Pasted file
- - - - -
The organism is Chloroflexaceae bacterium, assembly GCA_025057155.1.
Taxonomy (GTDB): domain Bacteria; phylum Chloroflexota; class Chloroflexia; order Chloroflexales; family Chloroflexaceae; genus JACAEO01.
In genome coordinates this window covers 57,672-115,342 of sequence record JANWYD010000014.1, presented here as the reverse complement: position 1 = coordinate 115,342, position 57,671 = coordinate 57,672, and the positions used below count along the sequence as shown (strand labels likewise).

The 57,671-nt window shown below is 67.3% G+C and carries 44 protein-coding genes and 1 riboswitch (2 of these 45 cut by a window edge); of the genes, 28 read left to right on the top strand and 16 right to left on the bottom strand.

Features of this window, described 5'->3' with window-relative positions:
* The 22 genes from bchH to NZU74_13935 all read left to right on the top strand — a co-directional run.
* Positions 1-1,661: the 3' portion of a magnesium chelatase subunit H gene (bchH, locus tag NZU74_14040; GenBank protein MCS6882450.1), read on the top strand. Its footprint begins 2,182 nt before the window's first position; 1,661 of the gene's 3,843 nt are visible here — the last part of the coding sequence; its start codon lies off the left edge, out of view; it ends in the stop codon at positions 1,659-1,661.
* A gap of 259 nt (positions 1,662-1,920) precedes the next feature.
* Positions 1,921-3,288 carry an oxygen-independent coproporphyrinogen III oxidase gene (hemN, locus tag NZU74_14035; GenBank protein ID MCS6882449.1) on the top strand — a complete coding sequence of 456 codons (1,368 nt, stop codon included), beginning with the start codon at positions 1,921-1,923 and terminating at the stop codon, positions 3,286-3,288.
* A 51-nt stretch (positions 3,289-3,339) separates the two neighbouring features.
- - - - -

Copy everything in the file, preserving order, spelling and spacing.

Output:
The organism is Chloroflexaceae bacterium, assembly GCA_025057155.1.
Taxonomy (GTDB): domain Bacteria; phylum Chloroflexota; class Chloroflexia; order Chloroflexales; family Chloroflexaceae; genus JACAEO01.
In genome coordinates this window covers 57,672-115,342 of sequence record JANWYD010000014.1, presented here as the reverse complement: position 1 = coordinate 115,342, position 57,671 = coordinate 57,672, and the positions used below count along the sequence as shown (strand labels likewise).

The 57,671-nt window shown below is 67.3% G+C and carries 44 protein-coding genes and 1 riboswitch (2 of these 45 cut by a window edge); of the genes, 28 read left to right on the top strand and 16 right to left on the bottom strand.

Features of this window, described 5'->3' with window-relative positions:
* The 22 genes from bchH to NZU74_13935 all read left to right on the top strand — a co-directional run.
* Positions 1-1,661: the 3' portion of a magnesium chelatase subunit H gene (bchH, locus tag NZU74_14040; GenBank protein MCS6882450.1), read on the top strand. Its footprint begins 2,182 nt before the window's first position; 1,661 of the gene's 3,843 nt are visible here — the last part of the coding sequence; its start codon lies off the left edge, out of view; it ends in the stop codon at positions 1,659-1,661.
* A gap of 259 nt (positions 1,662-1,920) precedes the next feature.
* Positions 1,921-3,288 carry an oxygen-independent coproporphyrinogen III oxidase gene (hemN, locus tag NZU74_14035; GenBank protein ID MCS6882449.1) on the top strand — a complete coding sequence of 456 codons (1,368 nt, stop codon included), beginning with the start codon at positions 1,921-1,923 and terminating at the stop codon, positions 3,286-3,288.
* A 51-nt stretch (positions 3,289-3,339) separates the two neighbouring features.